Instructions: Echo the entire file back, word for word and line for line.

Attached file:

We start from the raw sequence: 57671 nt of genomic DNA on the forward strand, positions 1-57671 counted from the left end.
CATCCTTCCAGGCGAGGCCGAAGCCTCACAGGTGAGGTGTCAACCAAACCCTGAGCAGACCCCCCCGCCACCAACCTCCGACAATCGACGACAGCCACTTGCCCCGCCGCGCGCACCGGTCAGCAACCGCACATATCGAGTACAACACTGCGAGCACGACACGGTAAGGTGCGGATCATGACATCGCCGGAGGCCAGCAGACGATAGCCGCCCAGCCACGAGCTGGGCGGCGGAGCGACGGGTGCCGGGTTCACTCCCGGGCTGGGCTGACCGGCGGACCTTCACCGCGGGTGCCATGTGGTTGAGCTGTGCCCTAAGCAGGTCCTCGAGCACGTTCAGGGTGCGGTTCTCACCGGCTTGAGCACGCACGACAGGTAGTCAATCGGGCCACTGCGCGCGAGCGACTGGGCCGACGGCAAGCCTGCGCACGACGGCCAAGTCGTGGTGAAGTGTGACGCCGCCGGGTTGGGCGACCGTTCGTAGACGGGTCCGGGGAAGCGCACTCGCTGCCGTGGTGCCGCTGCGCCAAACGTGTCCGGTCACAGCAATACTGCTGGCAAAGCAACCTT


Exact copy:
We start from the raw sequence: 57671 nt of genomic DNA on the forward strand, positions 1-57671 counted from the left end.
CATCCTTCCAGGCGAGGCCGAAGCCTCACAGGTGAGGTGTCAACCAAACCCTGAGCAGACCCCCCCGCCACCAACCTCCGACAATCGACGACAGCCACTTGCCCCGCCGCGCGCACCGGTCAGCAACCGCACATATCGAGTACAACACTGCGAGCACGACACGGTAAGGTGCGGATCATGACATCGCCGGAGGCCAGCAGACGATAGCCGCCCAGCCACGAGCTGGGCGGCGGAGCGACGGGTGCCGGGTTCACTCCCGGGCTGGGCTGACCGGCGGACCTTCACCGCGGGTGCCATGTGGTTGAGCTGTGCCCTAAGCAGGTCCTCGAGCACGTTCAGGGTGCGGTTCTCACCGGCTTGAGCACGCACGACAGGTAGTCAATCGGGCCACTGCGCGCGAGCGACTGGGCCGACGGCAAGCCTGCGCACGACGGCCAAGTCGTGGTGAAGTGTGACGCCGCCGGGTTGGGCGACCGTTCGTAGACGGGTCCGGGGAAGCGCACTCGCTGCCGTGGTGCCGCTGCGCCAAACGTGTCCGGTCACAGCAATACTGCTGGCAAAGCAACCTT